Kenya-born Sultan Somjee is a Canada-based ethnographer and writer. He studied product design but soon his interest shifted from designing products to what stories were told in products – about people’s lives and how they reflected on the individuals, their families, ethnic and faith groups and in general on the human society. He pursued his interests through his MA and PhD, studying art and material culture.
Bead Bai is his first novel (read excerpts here). The novel is about Sakina, an embroidery artist growing up in the shanty town of Indian Nairobi, a railroad settlement in British East Africa in the early 1900s. In her tormented married life, while becoming a woman, Sakina finds comfort in the art of the beadwork of the Maasai. Bead Bai is one woman’s story inspired by lives of Asian African women who sorted out, arranged and generally looked after huge quantities of ethnic beads in urban and isolated rural parts of the British East African Empire.
In this interview with Kitaab’s editor Zafar Anjum, Somjee talks about his life as an ethnographer and writer and what led him to write Bead Bai.
You are an ethnographer by training. What set you on the road to being a writer?
Ethnography is about writing narratives. These narratives come from listening to stories and through observations not only of rituals and daily happenings in a community but also through keeping your senses like of touch and smell, open to what could inform you about the families, events and locations. Human conditions in general. Listening and observation inform the ethnographer about how people speak and what they see how they see. There is juxtapositioning of facts and perceptions. Myths and realities are the same. What the ethnography subjects say and how they speak is called dialogue in a novel. Then there are observations often in situations where the ethnographer is an active participant. That’s research for the writer and every writer needs that. Observations of let’s say gestures inform the unsaid.
One important methodology in ethnography is called participant observation. One early father of ethnography called Geertz said ethnography is ‘thick descriptions’ or descriptions on descriptions. Descriptions paint situations and community make up. They can also give insights through multiple angles written in words. In a novel descriptions situate complex individual characters, and people are complex, and their interactions are complex. Also cultural artefacts or material culture is an important and telling facet of ethnography because these objects act as symbols and often are metaphors in people’s lives. I use ethnographic methods to unearth stories from underneath layers of our complex lives and character types, and circumstances that manipulate them. Ethnography also shapes my writing style, I think. Sometimes I think of my novel as an ethnographic fiction, it’s also a historical fiction which is a better known category. So you see, it has not been a complete change from writing ethnography to writing a novel. In Bead Bai stories evolve from artefacts and from storytellers very much like if I were writing ethnography. Oral literature is a big part in ethnography as well. But I must confess I had to do a lot of working on emotions and imagining, plot and other formulaic points on writing a novel. One reason I went into creative writing was that it gave me more freedom than writing annotated scholastic papers. I could be personal and give my insights because fictions don’t have to be substantiated like academic articles or books I have freedom to imagine and to create yet I can borrow research methods and certain writing skills from ethnography that I enjoyed working with as tools in the past.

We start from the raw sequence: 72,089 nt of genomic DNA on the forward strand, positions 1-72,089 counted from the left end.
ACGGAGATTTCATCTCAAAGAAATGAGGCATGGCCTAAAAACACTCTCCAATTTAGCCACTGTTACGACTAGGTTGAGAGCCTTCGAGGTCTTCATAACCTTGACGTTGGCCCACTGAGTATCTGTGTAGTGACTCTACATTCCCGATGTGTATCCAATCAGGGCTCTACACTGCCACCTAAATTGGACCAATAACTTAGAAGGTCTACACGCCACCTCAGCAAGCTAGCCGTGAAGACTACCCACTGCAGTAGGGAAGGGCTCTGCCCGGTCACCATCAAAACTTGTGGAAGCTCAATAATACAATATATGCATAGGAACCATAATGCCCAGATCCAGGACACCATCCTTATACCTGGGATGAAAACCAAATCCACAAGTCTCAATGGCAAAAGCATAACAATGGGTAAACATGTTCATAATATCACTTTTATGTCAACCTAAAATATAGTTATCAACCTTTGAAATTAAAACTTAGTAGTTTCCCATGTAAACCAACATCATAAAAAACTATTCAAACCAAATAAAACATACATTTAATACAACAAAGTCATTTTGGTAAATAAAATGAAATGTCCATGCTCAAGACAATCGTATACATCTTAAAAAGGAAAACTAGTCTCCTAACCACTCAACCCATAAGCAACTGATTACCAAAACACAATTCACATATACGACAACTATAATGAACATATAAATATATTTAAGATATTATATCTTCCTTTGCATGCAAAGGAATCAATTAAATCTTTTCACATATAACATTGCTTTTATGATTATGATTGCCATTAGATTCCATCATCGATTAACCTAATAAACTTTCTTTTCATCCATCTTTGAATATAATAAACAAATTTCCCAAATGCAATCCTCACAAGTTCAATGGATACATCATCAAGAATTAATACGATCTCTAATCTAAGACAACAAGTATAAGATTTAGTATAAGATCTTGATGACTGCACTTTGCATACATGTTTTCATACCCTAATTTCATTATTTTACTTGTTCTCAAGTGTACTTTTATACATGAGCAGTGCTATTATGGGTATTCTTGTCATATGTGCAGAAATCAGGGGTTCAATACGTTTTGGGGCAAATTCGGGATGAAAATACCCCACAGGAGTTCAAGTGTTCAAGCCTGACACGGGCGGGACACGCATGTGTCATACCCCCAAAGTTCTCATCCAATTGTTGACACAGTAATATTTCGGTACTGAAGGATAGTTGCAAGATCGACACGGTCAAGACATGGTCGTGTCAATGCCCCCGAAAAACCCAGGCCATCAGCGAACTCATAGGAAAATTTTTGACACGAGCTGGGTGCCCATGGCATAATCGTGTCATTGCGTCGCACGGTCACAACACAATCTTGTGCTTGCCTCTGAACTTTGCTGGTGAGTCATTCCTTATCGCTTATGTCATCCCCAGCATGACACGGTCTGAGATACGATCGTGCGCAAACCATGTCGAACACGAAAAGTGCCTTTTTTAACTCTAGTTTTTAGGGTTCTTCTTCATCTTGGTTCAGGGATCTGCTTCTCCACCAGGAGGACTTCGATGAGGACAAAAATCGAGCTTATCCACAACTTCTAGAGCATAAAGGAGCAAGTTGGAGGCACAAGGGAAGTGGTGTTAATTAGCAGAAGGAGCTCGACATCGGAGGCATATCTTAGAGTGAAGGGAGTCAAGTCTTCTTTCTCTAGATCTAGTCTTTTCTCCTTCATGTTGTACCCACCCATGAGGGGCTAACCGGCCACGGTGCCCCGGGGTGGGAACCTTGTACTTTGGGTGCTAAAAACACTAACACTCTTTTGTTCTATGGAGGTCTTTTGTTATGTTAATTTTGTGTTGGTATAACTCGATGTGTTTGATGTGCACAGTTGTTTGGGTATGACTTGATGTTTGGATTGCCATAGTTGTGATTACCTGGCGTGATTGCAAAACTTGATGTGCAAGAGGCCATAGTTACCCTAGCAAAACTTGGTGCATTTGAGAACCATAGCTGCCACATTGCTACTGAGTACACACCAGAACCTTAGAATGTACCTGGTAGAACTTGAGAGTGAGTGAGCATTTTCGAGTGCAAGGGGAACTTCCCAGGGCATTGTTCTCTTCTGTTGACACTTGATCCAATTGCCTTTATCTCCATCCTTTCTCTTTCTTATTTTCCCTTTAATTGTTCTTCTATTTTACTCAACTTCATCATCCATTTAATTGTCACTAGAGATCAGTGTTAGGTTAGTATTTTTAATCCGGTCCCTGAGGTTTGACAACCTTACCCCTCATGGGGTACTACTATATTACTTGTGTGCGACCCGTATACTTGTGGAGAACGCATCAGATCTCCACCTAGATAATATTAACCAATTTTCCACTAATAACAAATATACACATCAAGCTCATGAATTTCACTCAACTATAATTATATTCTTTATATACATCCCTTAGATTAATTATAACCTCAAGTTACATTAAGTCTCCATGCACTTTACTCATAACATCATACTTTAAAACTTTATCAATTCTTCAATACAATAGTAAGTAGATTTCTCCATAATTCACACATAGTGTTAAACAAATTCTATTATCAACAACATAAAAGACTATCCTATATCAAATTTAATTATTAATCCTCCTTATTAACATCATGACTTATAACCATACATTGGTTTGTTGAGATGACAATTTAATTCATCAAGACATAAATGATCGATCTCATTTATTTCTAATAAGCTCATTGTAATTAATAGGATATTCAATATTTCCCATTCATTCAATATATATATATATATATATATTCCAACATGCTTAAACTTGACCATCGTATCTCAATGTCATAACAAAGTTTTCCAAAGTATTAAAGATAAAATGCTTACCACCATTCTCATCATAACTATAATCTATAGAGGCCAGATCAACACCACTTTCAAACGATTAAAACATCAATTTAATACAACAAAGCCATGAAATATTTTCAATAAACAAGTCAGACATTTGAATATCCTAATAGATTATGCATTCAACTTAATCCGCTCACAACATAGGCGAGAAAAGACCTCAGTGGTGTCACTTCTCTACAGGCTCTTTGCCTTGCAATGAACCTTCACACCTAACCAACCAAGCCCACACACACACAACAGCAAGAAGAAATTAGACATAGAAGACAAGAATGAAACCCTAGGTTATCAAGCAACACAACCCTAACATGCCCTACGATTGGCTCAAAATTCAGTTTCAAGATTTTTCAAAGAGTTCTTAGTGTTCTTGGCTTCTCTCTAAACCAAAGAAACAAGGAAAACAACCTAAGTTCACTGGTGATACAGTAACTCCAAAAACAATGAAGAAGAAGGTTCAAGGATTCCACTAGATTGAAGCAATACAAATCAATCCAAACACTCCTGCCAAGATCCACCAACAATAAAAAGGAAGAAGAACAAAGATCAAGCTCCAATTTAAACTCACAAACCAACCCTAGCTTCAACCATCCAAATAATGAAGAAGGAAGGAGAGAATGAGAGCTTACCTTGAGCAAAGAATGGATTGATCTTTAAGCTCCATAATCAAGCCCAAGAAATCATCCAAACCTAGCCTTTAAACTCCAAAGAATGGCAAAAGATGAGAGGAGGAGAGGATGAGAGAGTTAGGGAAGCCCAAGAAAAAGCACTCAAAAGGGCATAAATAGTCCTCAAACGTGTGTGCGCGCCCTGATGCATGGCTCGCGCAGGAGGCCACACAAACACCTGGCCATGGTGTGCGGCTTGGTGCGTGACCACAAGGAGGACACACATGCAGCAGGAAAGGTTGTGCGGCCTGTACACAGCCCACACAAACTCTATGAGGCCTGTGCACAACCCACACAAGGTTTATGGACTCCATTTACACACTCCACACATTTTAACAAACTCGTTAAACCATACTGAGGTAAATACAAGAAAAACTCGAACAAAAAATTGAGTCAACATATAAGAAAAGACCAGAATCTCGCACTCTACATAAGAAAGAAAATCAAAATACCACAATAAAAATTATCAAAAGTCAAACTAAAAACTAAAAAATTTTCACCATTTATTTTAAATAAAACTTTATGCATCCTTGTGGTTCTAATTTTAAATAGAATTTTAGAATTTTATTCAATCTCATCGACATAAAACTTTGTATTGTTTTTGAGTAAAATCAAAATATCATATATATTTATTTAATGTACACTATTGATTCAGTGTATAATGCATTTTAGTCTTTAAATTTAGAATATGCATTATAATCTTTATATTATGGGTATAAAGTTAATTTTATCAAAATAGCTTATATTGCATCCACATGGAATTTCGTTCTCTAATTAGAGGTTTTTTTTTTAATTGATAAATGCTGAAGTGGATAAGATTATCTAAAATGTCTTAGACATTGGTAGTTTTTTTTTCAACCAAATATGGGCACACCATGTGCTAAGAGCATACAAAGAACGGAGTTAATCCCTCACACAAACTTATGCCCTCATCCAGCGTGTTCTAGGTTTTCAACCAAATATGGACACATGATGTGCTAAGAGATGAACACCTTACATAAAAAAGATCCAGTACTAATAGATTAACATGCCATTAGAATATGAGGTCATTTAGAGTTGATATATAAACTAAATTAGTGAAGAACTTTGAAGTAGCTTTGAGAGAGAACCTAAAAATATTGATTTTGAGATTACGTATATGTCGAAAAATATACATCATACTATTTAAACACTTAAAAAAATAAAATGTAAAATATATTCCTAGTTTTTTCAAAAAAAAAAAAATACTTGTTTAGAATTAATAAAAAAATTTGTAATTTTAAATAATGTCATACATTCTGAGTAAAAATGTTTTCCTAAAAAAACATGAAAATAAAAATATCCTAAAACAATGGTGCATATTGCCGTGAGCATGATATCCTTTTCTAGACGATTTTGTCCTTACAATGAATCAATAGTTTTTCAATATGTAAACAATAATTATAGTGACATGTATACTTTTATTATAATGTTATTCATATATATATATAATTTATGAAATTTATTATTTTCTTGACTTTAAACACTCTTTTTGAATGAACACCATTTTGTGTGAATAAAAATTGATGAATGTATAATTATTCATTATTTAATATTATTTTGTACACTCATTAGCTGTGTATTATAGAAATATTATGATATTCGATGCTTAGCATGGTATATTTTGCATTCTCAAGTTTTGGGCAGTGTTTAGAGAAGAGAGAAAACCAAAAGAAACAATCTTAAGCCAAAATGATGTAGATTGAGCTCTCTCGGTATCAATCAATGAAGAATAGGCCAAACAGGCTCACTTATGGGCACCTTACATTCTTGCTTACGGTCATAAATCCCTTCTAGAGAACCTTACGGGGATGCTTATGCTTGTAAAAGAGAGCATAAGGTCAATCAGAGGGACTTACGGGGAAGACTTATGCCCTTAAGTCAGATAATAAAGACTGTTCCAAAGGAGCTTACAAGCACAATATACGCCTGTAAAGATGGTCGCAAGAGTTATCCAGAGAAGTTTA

Tell us a little about your background. You were born in Kenya and now you live in Canada. Did your Indian roots inform your writing?
Yes, I was born in Kenya and so was my father. My great grandfather arrived in Mombasa from India in 1902 and while sitting on a mat under a tree, he sold beads to the neighbouring ethnic people. Socially as Indians we lived in exclusive religious communities as Hindus, Muslims, Parsees, Goans, Jains, Sikhs, Ismailis and others in our own rigid enclaves of religions and castes. Thus certainly my writing is informed by my Indian roots. But the Indian roots were nourished by the African environment, African history and African people all around us. We breathed African air and saw the African sky for three and more generations, some from 1850s. There was little person to person social interaction between races under the apartheid British colonial system during my childhood. But after independences in 1960s schools and social clubs were open to all races. That was my youth. However, the presence of our sense of our roots as Asians – Indians are called Asians in East Africa, was always there. The sense came with our beliefs, foods, dressing styles and languages. Visibly we were different yet part of a larger society and that stayed in me. I talk about this unique Diaspora double life experience being Asian and African in Bead Bai. Hence I consider my heritage and cultural make up as Asian African, the term that is increasingly used to refer to Asians (Indians, Pakistanis, Bangla Desi, Sinhalese, Baluchis, Afghans, Malays, Chinese and Indonesians) who came as slaves, coolies, merchants, tradesmen and professionals to East and South Africa, and the islands of the Indian Ocean. Asian African as an identity is also wonderfully inclusive of a large number of mixed Asian and African families, a heritage. I immigrated to Canada with my family in 2013. I live in Burnaby in British Columbia and write from there.